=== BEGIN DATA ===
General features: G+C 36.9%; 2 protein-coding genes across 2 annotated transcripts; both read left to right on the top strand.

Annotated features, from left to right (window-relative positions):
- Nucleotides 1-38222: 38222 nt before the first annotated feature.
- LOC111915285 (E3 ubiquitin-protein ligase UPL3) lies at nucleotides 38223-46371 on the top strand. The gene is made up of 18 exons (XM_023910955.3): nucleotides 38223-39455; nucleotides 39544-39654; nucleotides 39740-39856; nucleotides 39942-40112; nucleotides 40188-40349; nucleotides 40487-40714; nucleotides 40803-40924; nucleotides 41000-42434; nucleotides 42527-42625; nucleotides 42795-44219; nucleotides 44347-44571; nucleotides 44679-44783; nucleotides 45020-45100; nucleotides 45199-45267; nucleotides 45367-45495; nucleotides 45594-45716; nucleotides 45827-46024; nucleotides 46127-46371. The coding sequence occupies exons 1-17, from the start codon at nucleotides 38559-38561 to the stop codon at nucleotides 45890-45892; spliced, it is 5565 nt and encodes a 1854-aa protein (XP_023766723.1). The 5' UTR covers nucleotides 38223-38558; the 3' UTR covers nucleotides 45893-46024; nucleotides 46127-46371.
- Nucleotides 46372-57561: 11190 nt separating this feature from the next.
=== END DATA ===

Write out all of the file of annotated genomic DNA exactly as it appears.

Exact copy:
General features: G+C 36.9%; 2 protein-coding genes across 2 annotated transcripts; both read left to right on the top strand.

Annotated features, from left to right (window-relative positions):
- Nucleotides 1-38222: 38222 nt before the first annotated feature.
- LOC111915285 (E3 ubiquitin-protein ligase UPL3) lies at nucleotides 38223-46371 on the top strand. The gene is made up of 18 exons (XM_023910955.3): nucleotides 38223-39455; nucleotides 39544-39654; nucleotides 39740-39856; nucleotides 39942-40112; nucleotides 40188-40349; nucleotides 40487-40714; nucleotides 40803-40924; nucleotides 41000-42434; nucleotides 42527-42625; nucleotides 42795-44219; nucleotides 44347-44571; nucleotides 44679-44783; nucleotides 45020-45100; nucleotides 45199-45267; nucleotides 45367-45495; nucleotides 45594-45716; nucleotides 45827-46024; nucleotides 46127-46371. The coding sequence occupies exons 1-17, from the start codon at nucleotides 38559-38561 to the stop codon at nucleotides 45890-45892; spliced, it is 5565 nt and encodes a 1854-aa protein (XP_023766723.1). The 5' UTR covers nucleotides 38223-38558; the 3' UTR covers nucleotides 45893-46024; nucleotides 46127-46371.
- Nucleotides 46372-57561: 11190 nt separating this feature from the next.